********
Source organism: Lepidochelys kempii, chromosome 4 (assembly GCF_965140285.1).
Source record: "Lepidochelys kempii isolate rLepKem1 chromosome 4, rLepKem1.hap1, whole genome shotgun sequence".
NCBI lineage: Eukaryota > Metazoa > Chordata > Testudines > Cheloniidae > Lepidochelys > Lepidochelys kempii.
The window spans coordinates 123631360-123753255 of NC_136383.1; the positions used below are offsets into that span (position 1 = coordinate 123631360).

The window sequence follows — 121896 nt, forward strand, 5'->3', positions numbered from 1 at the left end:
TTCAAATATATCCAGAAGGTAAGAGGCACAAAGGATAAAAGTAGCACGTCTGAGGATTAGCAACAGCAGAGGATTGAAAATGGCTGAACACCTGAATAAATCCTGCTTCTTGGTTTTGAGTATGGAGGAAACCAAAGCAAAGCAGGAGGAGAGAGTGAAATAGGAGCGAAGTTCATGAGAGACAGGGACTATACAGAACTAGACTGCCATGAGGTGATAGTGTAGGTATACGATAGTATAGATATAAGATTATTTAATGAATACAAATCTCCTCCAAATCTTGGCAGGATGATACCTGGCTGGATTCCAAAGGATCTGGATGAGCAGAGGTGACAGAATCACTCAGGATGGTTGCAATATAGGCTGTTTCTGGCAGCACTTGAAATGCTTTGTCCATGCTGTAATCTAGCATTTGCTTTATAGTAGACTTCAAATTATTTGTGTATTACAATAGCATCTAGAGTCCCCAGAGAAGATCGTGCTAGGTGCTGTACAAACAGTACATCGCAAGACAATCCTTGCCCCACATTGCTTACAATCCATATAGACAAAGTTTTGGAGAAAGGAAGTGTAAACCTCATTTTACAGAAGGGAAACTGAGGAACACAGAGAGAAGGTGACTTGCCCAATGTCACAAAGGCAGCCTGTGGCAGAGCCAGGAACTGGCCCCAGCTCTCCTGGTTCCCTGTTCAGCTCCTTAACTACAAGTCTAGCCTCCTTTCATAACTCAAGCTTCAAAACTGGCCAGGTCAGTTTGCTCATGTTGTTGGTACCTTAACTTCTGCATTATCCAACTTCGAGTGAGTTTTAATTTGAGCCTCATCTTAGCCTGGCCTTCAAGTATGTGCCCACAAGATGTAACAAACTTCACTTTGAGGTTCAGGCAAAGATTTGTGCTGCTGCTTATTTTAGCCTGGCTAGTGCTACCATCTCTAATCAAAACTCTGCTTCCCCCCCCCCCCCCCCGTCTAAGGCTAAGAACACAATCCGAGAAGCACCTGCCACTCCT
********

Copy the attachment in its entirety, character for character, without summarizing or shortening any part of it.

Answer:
Source organism: Lepidochelys kempii, chromosome 4 (assembly GCF_965140285.1).
Source record: "Lepidochelys kempii isolate rLepKem1 chromosome 4, rLepKem1.hap1, whole genome shotgun sequence".
NCBI lineage: Eukaryota > Metazoa > Chordata > Testudines > Cheloniidae > Lepidochelys > Lepidochelys kempii.
The window spans coordinates 123631360-123753255 of NC_136383.1; the positions used below are offsets into that span (position 1 = coordinate 123631360).

The window sequence follows — 121896 nt, forward strand, 5'->3', positions numbered from 1 at the left end:
TTCAAATATATCCAGAAGGTAAGAGGCACAAAGGATAAAAGTAGCACGTCTGAGGATTAGCAACAGCAGAGGATTGAAAATGGCTGAACACCTGAATAAATCCTGCTTCTTGGTTTTGAGTATGGAGGAAACCAAAGCAAAGCAGGAGGAGAGAGTGAAATAGGAGCGAAGTTCATGAGAGACAGGGACTATACAGAACTAGACTGCCATGAGGTGATAGTGTAGGTATACGATAGTATAGATATAAGATTATTTAATGAATACAAATCTCCTCCAAATCTTGGCAGGATGATACCTGGCTGGATTCCAAAGGATCTGGATGAGCAGAGGTGACAGAATCACTCAGGATGGTTGCAATATAGGCTGTTTCTGGCAGCACTTGAAATGCTTTGTCCATGCTGTAATCTAGCATTTGCTTTATAGTAGACTTCAAATTATTTGTGTATTACAATAGCATCTAGAGTCCCCAGAGAAGATCGTGCTAGGTGCTGTACAAACAGTACATCGCAAGACAATCCTTGCCCCACATTGCTTACAATCCATATAGACAAAGTTTTGGAGAAAGGAAGTGTAAACCTCATTTTACAGAAGGGAAACTGAGGAACACAGAGAGAAGGTGACTTGCCCAATGTCACAAAGGCAGCCTGTGGCAGAGCCAGGAACTGGCCCCAGCTCTCCTGGTTCCCTGTTCAGCTCCTTAACTACAAGTCTAGCCTCCTTTCATAACTCAAGCTTCAAAACTGGCCAGGTCAGTTTGCTCATGTTGTTGGTACCTTAACTTCTGCATTATCCAACTTCGAGTGAGTTTTAATTTGAGCCTCATCTTAGCCTGGCCTTCAAGTATGTGCCCACAAGATGTAACAAACTTCACTTTGAGGTTCAGGCAAAGATTTGTGCTGCTGCTTATTTTAGCCTGGCTAGTGCTACCATCTCTAATCAAAACTCTGCTTCCCCCCCCCCCCCCCCGTCTAAGGCTAAGAACACAATCCGAGAAGCACCTGCCACTCCT